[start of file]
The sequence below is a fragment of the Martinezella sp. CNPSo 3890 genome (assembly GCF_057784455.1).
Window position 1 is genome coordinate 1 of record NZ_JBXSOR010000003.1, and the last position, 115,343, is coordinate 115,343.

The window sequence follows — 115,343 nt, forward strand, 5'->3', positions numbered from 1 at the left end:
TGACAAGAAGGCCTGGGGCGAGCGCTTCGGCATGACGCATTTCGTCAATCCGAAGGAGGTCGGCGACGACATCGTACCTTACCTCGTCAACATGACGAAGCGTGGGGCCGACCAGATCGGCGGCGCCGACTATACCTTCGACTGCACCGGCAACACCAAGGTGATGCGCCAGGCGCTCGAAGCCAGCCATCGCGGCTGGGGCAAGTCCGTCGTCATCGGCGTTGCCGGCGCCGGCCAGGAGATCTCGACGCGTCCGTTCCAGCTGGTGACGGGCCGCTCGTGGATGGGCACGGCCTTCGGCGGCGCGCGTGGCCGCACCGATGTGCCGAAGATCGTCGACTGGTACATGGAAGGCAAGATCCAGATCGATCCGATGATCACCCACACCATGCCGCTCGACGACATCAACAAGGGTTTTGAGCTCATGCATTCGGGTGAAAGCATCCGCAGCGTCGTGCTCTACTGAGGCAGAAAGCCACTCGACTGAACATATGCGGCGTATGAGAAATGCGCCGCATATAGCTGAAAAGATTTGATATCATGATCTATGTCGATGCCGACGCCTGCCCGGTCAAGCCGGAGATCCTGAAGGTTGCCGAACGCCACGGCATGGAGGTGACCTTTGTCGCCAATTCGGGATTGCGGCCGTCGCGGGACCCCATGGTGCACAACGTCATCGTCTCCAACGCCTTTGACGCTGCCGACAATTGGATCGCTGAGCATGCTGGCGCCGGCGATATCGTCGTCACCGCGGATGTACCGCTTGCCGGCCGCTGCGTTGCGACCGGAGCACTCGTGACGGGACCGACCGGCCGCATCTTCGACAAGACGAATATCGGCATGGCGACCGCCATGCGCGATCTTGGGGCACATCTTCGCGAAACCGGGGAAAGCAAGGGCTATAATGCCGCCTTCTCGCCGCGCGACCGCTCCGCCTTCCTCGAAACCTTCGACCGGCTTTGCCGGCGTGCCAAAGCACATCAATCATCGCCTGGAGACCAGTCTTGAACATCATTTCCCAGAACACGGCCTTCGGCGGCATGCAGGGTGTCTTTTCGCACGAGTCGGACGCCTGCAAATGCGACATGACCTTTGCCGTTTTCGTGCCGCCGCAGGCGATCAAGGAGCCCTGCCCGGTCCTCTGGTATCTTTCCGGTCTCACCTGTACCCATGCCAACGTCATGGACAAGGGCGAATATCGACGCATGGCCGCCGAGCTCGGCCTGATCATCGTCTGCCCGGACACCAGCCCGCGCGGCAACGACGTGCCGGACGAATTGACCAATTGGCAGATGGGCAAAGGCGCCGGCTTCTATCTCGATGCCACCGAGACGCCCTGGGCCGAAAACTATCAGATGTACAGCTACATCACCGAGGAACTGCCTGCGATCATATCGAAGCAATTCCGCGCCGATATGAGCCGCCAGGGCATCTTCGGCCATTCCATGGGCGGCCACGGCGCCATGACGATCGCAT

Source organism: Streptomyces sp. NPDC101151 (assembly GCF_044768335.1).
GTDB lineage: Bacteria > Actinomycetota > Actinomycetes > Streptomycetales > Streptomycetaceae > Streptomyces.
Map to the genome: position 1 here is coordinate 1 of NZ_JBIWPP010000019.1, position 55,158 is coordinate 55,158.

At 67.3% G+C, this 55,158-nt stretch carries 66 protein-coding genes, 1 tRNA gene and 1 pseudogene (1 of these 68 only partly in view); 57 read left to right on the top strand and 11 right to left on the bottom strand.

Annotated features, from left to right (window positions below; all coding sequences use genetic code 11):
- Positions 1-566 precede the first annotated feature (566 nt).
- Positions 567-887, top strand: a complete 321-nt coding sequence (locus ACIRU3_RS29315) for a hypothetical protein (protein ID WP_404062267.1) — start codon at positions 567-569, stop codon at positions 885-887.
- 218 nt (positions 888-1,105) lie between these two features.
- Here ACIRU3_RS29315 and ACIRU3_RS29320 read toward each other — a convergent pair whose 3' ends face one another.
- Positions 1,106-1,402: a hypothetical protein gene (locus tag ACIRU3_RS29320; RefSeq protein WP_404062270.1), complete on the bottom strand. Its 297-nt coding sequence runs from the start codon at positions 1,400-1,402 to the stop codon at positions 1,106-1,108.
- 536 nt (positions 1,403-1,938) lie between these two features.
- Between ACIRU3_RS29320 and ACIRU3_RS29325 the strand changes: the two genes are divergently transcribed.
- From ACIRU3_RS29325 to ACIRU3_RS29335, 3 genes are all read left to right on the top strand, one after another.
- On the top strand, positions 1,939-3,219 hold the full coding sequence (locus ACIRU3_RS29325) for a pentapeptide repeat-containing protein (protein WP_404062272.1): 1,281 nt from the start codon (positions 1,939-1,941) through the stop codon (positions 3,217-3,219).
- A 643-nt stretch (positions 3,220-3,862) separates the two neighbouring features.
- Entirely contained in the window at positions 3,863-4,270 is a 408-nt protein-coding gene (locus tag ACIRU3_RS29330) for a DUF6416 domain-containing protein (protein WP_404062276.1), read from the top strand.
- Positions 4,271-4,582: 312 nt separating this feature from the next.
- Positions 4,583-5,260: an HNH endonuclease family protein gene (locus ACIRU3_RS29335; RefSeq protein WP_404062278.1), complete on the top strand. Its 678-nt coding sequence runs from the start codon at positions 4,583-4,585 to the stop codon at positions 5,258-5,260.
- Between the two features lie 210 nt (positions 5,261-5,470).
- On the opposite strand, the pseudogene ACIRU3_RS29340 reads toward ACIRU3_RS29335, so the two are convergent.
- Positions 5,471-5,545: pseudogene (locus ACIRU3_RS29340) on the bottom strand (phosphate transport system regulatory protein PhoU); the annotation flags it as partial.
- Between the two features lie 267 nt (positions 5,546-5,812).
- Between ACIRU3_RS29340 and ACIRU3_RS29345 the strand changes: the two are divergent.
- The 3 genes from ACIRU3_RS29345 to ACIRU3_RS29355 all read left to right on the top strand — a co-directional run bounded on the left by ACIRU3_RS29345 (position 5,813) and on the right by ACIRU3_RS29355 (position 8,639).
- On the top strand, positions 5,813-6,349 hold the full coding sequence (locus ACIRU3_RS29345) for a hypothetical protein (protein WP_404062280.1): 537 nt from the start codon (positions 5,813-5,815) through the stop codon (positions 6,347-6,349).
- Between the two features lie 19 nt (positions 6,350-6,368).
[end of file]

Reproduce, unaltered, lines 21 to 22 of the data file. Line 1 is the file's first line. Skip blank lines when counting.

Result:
- Positions 4,271-4,582: 312 nt separating this feature from the next.
- Positions 4,583-5,260: an HNH endonuclease family protein gene (locus ACIRU3_RS29335; RefSeq protein WP_404062278.1), complete on the top strand. Its 678-nt coding sequence runs from the start codon at positions 4,583-4,585 to the stop codon at positions 5,258-5,260.